The CJRS pays 80% of an employee’s salary where they cannot work due to COVID-19. This is known as furloughing. The UK Government intends to review the scheme in January to decide whether employers should be asked to make a greater contribution, depending upon the economic circumstances.

SCVO has specific advice for charities on the job retention scheme. This includes information for charities who receive continued public funding for staff costs.

The job retention scheme pays up to a maximum of £2,500 per month. Key details are:

  • to be eligible, an employee must have been on the payroll by 23:59 on 30 October
  • employees need not have been furloughed before to qualify for support in November
  • flexible furloughing remains possible provided that an employee is furloughed for a minimum of seven consecutive days
  • employers can choose to top up wages

As an employer you must confirm in writing with your employee that they have been furloughed. A record of this must be kept for five years.

Details of the CJRS can be found on the Gov UK website. Although at present the announced return to ‘lockdown’ only applies to England, the CJRS is applicable in Scotland.

The end date of the CJRS will be kept under review depending upon how long the ‘lockdown’ lasts. The Job Support Scheme will be introduced following the end of the CJRS.

 Job Support Scheme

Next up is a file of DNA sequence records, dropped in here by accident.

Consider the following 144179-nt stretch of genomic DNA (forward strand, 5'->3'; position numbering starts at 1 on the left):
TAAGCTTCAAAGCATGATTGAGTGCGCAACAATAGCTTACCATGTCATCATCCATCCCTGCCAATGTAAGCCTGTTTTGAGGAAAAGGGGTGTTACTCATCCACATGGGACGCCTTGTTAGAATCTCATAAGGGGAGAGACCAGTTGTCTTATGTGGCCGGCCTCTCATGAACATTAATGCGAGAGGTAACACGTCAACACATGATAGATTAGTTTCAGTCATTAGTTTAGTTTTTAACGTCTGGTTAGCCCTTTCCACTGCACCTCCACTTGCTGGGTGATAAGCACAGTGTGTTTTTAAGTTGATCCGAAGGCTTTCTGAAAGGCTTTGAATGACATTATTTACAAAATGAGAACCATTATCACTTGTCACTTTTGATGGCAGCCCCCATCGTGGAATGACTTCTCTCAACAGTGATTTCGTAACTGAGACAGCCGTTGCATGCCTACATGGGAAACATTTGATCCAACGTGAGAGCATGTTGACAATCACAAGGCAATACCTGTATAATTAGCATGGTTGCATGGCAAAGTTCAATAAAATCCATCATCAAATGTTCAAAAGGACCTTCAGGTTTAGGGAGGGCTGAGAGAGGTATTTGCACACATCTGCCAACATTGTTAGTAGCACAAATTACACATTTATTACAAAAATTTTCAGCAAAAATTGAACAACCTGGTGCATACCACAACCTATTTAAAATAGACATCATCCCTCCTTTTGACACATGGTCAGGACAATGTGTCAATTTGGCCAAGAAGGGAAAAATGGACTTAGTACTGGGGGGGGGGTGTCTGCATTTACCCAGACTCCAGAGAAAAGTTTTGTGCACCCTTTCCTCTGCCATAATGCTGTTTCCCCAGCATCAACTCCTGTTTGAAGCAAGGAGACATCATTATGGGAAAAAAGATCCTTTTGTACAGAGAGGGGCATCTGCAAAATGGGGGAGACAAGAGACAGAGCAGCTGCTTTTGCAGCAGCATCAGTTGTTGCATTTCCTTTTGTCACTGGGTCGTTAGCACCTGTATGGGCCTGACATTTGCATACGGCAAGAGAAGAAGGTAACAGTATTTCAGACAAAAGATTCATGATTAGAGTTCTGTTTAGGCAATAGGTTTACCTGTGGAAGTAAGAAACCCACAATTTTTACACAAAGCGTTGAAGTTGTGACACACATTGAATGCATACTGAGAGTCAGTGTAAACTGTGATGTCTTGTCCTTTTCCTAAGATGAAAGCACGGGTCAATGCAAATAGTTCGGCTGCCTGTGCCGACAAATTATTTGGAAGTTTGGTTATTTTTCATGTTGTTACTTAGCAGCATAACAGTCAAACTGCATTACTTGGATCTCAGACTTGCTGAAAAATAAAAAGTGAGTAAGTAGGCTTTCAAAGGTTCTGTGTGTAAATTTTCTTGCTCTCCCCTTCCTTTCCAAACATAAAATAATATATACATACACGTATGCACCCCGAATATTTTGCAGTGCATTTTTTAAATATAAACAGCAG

The Job Support Scheme (JSS), announced by the Chancellor on 24 September and due to replace the CJRS on 1 November, has been postponed following announcement of the extension of the CJRS.

The Job Support Scheme will now come into effect when the Coronavirus Job Retention Scheme ends. 

The JSS will be open to all charity sector employers across the UK that have fewer than 250 employees, including charities that have not previously furloughed staff. Larger charities may also be able to benefit if they can provide evidence that they have lost revenue as a result of coronavirus

The job support scheme is designed to support viable jobs. Under the scheme an employee must work and be paid by their employer for at least one third (33%) of their normal working hours. Of the remaining two-thirds (67%) the UK Government will contribute one third (22%) and the employer must contribute a further one third (22%).  This means that employees will receive at least 77% of their normal pay.

The Government’s contribution is capped at a maximum of £697.92 per month. As with the previous scheme, the Government will reimburse employers after the work has been done.

At the time of the JSS announcement, to be eligible staff must have been employed since 23 September 2020 but that date is now likely to be subject to change. Staff can move in or out of the scheme flexibly but each working arrangement must last for at least seven days.

Employees cannot be made redundant or given notice while their employer is making a claim on their behalf through the scheme.

Additionally, employers will receive a £1,000 job retention bonus for each employee they retain in employment until a date to be announced when the schemes goes live.

Some employers will be able to reclaim statutory sick pay paid for sickness absence due to COVID-19. You are eligible for the scheme if:

  • your business is UK based
  • your business is a small or medium-sized and employs fewer than 250 employees as of 28 February 2020

See the Gov UK website for more information.

Many funders are allowing charities more flexibility in the use of funds and reporting requirements.   

SCVO has a list of the main Scottish Funders and links to their COVID-19 statements here.

Reserves are the funds that your charity has which can be freely spent on any of its charitable purposes. Normally you would keep a certain level of reserves; however, these are not normal times and you need to do what’s best for your charity.